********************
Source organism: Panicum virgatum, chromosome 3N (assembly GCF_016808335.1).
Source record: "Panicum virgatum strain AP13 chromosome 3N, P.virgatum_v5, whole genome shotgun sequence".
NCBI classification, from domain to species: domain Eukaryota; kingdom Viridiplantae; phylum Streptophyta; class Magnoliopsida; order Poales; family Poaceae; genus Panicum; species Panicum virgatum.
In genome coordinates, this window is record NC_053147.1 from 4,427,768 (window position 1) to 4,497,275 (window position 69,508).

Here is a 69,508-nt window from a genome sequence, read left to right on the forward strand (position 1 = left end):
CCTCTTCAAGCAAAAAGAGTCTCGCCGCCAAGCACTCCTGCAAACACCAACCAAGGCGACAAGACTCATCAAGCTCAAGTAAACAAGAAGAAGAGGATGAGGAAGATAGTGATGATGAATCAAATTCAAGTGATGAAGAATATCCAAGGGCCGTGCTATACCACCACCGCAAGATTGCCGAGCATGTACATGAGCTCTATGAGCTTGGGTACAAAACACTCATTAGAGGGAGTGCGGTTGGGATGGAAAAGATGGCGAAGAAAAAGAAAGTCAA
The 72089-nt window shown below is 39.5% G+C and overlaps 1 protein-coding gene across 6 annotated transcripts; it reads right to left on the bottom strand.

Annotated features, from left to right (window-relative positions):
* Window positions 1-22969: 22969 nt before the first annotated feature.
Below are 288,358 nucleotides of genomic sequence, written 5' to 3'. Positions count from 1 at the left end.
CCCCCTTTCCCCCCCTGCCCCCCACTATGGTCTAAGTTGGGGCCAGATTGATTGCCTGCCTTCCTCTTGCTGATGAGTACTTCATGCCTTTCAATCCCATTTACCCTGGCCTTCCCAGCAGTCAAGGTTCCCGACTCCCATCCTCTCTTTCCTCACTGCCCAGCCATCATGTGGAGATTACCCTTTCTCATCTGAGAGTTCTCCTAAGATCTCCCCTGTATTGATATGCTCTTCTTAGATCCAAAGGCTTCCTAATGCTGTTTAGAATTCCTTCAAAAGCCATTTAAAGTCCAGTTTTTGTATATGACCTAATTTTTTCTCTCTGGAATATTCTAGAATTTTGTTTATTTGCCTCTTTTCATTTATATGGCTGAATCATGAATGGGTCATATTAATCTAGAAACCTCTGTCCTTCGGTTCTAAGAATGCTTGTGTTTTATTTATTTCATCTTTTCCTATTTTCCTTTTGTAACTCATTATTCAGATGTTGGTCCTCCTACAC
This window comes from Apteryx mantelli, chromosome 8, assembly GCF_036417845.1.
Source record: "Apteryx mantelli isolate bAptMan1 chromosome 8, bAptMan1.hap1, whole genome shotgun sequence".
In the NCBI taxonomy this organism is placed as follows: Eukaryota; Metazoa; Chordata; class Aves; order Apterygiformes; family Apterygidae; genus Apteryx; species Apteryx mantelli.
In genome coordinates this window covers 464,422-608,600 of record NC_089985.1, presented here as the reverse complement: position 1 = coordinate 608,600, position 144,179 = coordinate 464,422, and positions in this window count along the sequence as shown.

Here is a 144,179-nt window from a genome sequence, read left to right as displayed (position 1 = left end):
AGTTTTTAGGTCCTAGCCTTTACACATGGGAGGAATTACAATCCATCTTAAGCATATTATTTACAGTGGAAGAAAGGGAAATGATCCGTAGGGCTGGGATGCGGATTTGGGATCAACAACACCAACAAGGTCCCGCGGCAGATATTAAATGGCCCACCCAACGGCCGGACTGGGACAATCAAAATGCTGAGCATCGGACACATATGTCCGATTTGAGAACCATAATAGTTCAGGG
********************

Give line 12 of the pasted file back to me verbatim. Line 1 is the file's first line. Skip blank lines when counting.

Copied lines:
This window comes from Apteryx mantelli, chromosome 8, assembly GCF_036417845.1.